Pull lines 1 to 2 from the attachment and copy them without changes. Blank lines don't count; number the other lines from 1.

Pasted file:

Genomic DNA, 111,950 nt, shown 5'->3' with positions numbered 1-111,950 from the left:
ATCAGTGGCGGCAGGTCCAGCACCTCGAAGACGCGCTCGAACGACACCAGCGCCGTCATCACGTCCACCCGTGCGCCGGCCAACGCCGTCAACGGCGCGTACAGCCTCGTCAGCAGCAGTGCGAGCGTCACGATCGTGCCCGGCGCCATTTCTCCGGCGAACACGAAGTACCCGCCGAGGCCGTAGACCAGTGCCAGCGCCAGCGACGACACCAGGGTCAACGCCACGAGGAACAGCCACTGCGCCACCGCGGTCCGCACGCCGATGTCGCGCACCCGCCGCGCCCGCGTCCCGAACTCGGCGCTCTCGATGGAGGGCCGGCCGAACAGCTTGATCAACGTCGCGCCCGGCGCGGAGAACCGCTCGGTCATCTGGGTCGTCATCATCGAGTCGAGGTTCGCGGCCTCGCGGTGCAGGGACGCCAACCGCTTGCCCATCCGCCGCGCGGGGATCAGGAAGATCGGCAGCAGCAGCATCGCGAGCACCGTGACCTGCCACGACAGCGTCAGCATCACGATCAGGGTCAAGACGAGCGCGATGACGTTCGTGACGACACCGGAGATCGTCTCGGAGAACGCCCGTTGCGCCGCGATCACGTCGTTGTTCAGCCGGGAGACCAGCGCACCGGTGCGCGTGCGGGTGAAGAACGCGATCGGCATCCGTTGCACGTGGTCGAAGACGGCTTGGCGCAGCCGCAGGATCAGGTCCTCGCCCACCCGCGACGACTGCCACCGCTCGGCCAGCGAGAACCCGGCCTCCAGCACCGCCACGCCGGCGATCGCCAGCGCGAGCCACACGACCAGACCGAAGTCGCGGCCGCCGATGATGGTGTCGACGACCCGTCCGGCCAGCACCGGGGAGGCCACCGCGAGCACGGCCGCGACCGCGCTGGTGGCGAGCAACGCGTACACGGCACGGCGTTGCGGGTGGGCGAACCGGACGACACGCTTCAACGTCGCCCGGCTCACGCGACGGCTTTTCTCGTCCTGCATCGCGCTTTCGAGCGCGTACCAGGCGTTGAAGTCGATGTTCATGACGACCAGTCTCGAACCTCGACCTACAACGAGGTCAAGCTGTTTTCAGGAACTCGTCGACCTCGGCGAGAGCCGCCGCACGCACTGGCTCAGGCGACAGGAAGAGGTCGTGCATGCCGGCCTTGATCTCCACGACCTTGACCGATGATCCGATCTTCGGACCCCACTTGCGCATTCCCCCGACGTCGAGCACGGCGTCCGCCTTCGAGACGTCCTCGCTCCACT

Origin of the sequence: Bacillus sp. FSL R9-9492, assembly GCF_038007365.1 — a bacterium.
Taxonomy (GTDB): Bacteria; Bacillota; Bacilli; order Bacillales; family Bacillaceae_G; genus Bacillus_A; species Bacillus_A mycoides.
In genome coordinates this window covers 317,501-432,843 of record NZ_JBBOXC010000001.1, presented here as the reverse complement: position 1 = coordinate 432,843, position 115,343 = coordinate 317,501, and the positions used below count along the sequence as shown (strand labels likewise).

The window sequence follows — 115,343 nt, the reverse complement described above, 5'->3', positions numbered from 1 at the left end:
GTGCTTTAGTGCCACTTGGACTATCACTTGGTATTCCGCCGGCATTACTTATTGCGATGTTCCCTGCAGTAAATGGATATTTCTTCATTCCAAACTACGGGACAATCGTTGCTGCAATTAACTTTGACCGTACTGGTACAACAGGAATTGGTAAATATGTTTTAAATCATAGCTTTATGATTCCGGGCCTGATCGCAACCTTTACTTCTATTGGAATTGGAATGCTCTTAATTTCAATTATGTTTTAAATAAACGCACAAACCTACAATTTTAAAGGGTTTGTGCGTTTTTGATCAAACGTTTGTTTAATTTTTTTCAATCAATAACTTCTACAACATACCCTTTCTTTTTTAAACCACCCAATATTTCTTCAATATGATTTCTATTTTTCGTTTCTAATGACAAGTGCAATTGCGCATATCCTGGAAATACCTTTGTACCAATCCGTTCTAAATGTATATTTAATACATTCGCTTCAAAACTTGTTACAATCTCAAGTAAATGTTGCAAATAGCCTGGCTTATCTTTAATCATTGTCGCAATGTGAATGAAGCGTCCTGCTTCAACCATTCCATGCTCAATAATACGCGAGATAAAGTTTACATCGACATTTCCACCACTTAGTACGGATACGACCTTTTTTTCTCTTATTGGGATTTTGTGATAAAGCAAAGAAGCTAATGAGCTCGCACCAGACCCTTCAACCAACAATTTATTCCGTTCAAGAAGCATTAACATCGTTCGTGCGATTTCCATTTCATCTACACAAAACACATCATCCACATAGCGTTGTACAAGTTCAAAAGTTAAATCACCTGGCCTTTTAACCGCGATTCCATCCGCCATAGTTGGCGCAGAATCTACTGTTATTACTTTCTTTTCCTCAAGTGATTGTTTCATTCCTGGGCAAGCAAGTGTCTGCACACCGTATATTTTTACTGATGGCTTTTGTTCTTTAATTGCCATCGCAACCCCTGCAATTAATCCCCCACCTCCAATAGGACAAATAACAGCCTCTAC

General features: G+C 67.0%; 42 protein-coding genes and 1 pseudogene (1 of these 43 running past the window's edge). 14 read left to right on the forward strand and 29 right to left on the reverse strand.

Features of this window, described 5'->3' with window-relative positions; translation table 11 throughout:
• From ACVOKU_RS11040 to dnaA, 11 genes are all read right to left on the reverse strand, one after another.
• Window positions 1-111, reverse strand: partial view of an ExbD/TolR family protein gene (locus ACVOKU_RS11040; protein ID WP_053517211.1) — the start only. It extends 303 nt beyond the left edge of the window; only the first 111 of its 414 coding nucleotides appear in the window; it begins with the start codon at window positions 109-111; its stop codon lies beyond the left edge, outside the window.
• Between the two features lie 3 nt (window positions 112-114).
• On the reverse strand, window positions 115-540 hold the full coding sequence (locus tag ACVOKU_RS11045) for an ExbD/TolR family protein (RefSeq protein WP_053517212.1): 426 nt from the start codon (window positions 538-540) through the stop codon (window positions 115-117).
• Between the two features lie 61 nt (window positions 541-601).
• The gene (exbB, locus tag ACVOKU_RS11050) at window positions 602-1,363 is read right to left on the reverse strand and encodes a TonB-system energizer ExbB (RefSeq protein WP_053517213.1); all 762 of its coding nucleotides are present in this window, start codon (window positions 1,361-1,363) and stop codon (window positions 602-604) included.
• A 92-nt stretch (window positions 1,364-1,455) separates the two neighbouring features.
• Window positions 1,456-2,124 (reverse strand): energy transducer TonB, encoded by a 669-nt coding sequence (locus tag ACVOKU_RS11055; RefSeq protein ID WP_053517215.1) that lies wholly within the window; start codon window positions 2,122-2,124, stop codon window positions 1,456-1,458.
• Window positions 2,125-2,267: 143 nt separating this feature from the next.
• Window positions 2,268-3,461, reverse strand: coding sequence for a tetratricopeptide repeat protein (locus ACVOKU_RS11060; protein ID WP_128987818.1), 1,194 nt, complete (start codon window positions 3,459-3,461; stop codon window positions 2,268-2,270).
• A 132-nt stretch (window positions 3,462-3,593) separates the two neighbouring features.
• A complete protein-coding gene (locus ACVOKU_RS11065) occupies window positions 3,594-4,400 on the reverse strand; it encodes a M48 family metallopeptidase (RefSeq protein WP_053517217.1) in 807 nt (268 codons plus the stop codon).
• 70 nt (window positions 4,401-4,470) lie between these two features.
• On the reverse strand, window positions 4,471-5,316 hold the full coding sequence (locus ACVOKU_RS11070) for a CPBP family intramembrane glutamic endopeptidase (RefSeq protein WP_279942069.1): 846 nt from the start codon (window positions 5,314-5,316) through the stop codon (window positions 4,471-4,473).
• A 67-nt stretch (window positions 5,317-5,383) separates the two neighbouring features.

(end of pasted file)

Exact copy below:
Genomic DNA, 111,950 nt, shown 5'->3' with positions numbered 1-111,950 from the left:
ATCAGTGGCGGCAGGTCCAGCACCTCGAAGACGCGCTCGAACGACACCAGCGCCGTCATCACGTCCACCCGTGCGCCGGCCAACGCCGTCAACGGCGCGTACAGCCTCGTCAGCAGCAGTGCGAGCGTCACGATCGTGCCCGGCGCCATTTCTCCGGCGAACACGAAGTACCCGCCGAGGCCGTAGACCAGTGCCAGCGCCAGCGACGACACCAGGGTCAACGCCACGAGGAACAGCCACTGCGCCACCGCGGTCCGCACGCCGATGTCGCGCACCCGCCGCGCCCGCGTCCCGAACTCGGCGCTCTCGATGGAGGGCCGGCCGAACAGCTTGATCAACGTCGCGCCCGGCGCGGAGAACCGCTCGGTCATCTGGGTCGTCATCATCGAGTCGAGGTTCGCGGCCTCGCGGTGCAGGGACGCCAACCGCTTGCCCATCCGCCGCGCGGGGATCAGGAAGATCGGCAGCAGCAGCATCGCGAGCACCGTGACCTGCCACGACAGCGTCAGCATCACGATCAGGGTCAAGACGAGCGCGATGACGTTCGTGACGACACCGGAGATCGTCTCGGAGAACGCCCGTTGCGCCGCGATCACGTCGTTGTTCAGCCGGGAGACCAGCGCACCGGTGCGCGTGCGGGTGAAGAACGCGATCGGCATCCGTTGCACGTGGTCGAAGACGGCTTGGCGCAGCCGCAGGATCAGGTCCTCGCCCACCCGCGACGACTGCCACCGCTCGGCCAGCGAGAACCCGGCCTCCAGCACCGCCACGCCGGCGATCGCCAGCGCGAGCCACACGACCAGACCGAAGTCGCGGCCGCCGATGATGGTGTCGACGACCCGTCCGGCCAGCACCGGGGAGGCCACCGCGAGCACGGCCGCGACCGCGCTGGTGGCGAGCAACGCGTACACGGCACGGCGTTGCGGGTGGGCGAACCGGACGACACGCTTCAACGTCGCCCGGCTCACGCGACGGCTTTTCTCGTCCTGCATCGCGCTTTCGAGCGCGTACCAGGCGTTGAAGTCGATGTTCATGACGACCAGTCTCGAACCTCGACCTACAACGAGGTCAAGCTGTTTTCAGGAACTCGTCGACCTCGGCGAGAGCCGCCGCACGCACTGGCTCAGGCGACAGGAAGAGGTCGTGCATGCCGGCCTTGATCTCCACGACCTTGACCGATGATCCGATCTTCGGACCCCACTTGCGCATTCCCCCGACGTCGAGCACGGCGTCCGCCTTCGAGACGTCCTCGCTCCACT